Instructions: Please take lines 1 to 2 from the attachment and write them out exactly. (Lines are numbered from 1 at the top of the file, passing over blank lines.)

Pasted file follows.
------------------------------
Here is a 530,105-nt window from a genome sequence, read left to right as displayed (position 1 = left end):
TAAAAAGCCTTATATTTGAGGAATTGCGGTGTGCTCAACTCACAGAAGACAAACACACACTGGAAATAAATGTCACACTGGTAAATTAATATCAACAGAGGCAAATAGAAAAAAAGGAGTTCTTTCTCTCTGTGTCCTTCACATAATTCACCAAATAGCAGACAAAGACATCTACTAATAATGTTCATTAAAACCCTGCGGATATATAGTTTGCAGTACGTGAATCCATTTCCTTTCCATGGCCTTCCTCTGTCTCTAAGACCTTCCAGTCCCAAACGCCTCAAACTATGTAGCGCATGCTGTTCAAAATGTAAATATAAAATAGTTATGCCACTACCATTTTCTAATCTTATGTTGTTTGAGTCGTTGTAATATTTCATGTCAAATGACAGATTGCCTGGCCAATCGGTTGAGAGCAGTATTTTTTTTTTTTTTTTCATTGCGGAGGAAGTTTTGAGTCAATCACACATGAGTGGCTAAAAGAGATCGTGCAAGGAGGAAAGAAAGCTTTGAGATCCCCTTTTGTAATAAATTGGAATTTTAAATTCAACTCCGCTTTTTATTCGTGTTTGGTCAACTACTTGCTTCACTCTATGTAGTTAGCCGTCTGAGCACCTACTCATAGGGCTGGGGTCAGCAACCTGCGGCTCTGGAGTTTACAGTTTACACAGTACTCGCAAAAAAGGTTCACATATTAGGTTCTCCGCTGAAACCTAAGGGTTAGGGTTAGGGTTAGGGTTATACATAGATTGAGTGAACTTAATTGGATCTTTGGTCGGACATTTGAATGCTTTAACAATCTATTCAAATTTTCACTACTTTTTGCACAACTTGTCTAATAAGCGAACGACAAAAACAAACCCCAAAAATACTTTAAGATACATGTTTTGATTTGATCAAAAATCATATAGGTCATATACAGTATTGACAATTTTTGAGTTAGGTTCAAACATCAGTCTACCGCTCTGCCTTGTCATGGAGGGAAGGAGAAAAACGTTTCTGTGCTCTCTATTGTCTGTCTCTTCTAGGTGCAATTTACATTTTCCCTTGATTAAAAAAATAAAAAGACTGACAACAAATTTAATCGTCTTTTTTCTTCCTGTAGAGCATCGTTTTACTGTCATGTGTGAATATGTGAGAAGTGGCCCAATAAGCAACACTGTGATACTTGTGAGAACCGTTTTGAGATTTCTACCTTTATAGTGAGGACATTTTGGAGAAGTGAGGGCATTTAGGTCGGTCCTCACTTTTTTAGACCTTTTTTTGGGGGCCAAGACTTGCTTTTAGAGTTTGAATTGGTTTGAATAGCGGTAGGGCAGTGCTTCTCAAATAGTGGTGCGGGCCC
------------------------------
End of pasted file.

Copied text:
Here is a 530,105-nt window from a genome sequence, read left to right as displayed (position 1 = left end):
TAAAAAGCCTTATATTTGAGGAATTGCGGTGTGCTCAACTCACAGAAGACAAACACACACTGGAAATAAATGTCACACTGGTAAATTAATATCAACAGAGGCAAATAGAAAAAAAGGAGTTCTTTCTCTCTGTGTCCTTCACATAATTCACCAAATAGCAGACAAAGACATCTACTAATAATGTTCATTAAAACCCTGCGGATATATAGTTTGCAGTACGTGAATCCATTTCCTTTCCATGGCCTTCCTCTGTCTCTAAGACCTTCCAGTCCCAAACGCCTCAAACTATGTAGCGCATGCTGTTCAAAATGTAAATATAAAATAGTTATGCCACTACCATTTTCTAATCTTATGTTGTTTGAGTCGTTGTAATATTTCATGTCAAATGACAGATTGCCTGGCCAATCGGTTGAGAGCAGTATTTTTTTTTTTTTTTTCATTGCGGAGGAAGTTTTGAGTCAATCACACATGAGTGGCTAAAAGAGATCGTGCAAGGAGGAAAGAAAGCTTTGAGATCCCCTTTTGTAATAAATTGGAATTTTAAATTCAACTCCGCTTTTTATTCGTGTTTGGTCAACTACTTGCTTCACTCTATGTAGTTAGCCGTCTGAGCACCTACTCATAGGGCTGGGGTCAGCAACCTGCGGCTCTGGAGTTTACAGTTTACACAGTACTCGCAAAAAAGGTTCACATATTAGGTTCTCCGCTGAAACCTAAGGGTTAGGGTTAGGGTTAGGGTTATACATAGATTGAGTGAACTTAATTGGATCTTTGGTCGGACATTTGAATGCTTTAACAATCTATTCAAATTTTCACTACTTTTTGCACAACTTGTCTAATAAGCGAACGACAAAAACAAACCCCAAAAATACTTTAAGATACATGTTTTGATTTGATCAAAAATCATATAGGTCATATACAGTATTGACAATTTTTGAGTTAGGTTCAAACATCAGTCTACCGCTCTGCCTTGTCATGGAGGGAAGGAGAAAAACGTTTCTGTGCTCTCTATTGTCTGTCTCTTCTAGGTGCAATTTACATTTTCCCTTGATTAAAAAAATAAAAAGACTGACAACAAATTTAATCGTCTTTTTTCTTCCTGTAGAGCATCGTTTTACTGTCATGTGTGAATATGTGAGAAGTGGCCCAATAAGCAACACTGTGATACTTGTGAGAACCGTTTTGAGATTTCTACCTTTATAGTGAGGACATTTTGGAGAAGTGAGGGCATTTAGGTCGGTCCTCACTTTTTTAGACCTTTTTTTGGGGGCCAAGACTTGCTTTTAGAGTTTGAATTGGTTTGAATAGCGGTAGGGCAGTGCTTCTCAAATAGTGGTGCGGGCCC